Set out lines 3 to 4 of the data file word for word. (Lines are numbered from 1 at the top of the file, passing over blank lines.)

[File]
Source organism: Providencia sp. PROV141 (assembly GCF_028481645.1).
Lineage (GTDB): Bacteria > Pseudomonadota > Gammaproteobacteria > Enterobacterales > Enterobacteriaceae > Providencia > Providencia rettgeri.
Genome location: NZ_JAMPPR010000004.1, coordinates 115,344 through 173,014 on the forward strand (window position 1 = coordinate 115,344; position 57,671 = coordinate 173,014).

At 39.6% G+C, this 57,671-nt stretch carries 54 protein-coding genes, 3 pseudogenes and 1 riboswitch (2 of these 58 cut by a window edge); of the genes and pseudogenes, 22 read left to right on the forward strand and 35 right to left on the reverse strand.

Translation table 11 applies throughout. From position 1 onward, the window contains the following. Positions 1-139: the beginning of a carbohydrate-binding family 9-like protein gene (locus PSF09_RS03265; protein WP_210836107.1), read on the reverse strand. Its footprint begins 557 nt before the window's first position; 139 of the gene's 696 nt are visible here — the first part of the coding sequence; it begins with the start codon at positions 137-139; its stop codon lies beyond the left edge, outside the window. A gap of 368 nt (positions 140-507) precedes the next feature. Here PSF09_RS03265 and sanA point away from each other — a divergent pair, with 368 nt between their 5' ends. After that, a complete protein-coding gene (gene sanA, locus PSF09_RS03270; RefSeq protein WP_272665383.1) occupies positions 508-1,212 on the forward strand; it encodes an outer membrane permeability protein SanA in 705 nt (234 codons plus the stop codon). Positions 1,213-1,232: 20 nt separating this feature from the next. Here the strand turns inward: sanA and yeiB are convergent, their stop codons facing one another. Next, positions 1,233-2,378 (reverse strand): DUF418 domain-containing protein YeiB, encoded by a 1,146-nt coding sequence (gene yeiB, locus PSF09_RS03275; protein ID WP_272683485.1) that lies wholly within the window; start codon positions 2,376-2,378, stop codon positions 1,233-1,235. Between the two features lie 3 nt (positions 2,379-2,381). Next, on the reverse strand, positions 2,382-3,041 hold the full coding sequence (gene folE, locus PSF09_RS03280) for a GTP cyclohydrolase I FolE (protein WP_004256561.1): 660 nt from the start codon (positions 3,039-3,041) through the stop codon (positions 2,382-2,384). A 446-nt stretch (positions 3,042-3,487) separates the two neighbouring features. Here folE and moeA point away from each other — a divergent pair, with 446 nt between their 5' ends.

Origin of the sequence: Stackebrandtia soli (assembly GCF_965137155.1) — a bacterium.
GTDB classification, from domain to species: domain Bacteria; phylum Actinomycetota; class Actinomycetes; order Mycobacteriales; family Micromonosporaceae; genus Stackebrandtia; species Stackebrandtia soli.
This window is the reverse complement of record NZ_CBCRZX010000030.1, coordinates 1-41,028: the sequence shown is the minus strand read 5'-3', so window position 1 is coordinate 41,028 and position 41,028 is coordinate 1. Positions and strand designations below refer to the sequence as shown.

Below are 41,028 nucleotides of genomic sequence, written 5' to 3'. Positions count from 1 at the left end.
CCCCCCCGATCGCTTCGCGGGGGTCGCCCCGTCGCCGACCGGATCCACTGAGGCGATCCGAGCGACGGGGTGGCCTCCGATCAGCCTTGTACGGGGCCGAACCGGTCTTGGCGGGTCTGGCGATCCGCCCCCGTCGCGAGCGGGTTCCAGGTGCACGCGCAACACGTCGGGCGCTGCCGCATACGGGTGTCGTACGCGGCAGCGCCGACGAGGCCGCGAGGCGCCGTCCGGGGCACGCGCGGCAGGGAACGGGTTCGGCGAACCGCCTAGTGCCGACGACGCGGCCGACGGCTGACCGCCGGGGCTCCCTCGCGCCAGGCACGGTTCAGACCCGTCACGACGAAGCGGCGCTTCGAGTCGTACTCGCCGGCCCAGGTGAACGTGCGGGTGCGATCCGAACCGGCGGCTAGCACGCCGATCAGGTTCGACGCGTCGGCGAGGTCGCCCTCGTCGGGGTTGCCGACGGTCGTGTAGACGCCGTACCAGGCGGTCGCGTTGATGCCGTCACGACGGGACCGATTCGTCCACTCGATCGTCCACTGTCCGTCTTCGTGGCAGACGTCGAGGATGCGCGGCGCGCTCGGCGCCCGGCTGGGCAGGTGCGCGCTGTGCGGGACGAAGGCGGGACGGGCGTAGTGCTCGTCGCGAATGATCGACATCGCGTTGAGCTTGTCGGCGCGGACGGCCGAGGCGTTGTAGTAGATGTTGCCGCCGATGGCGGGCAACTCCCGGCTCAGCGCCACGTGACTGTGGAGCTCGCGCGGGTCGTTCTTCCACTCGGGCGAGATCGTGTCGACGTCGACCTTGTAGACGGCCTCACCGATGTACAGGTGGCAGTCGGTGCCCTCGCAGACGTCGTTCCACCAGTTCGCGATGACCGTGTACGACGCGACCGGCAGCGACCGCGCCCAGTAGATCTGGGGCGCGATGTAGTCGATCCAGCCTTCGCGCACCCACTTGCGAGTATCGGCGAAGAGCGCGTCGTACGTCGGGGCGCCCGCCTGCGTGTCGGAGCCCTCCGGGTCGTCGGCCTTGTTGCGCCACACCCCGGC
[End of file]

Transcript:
Genome location: NZ_JAMPPR010000004.1, coordinates 115,344 through 173,014 on the forward strand (window position 1 = coordinate 115,344; position 57,671 = coordinate 173,014).

At 39.6% G+C, this 57,671-nt stretch carries 54 protein-coding genes, 3 pseudogenes and 1 riboswitch (2 of these 58 cut by a window edge); of the genes and pseudogenes, 22 read left to right on the forward strand and 35 right to left on the reverse strand.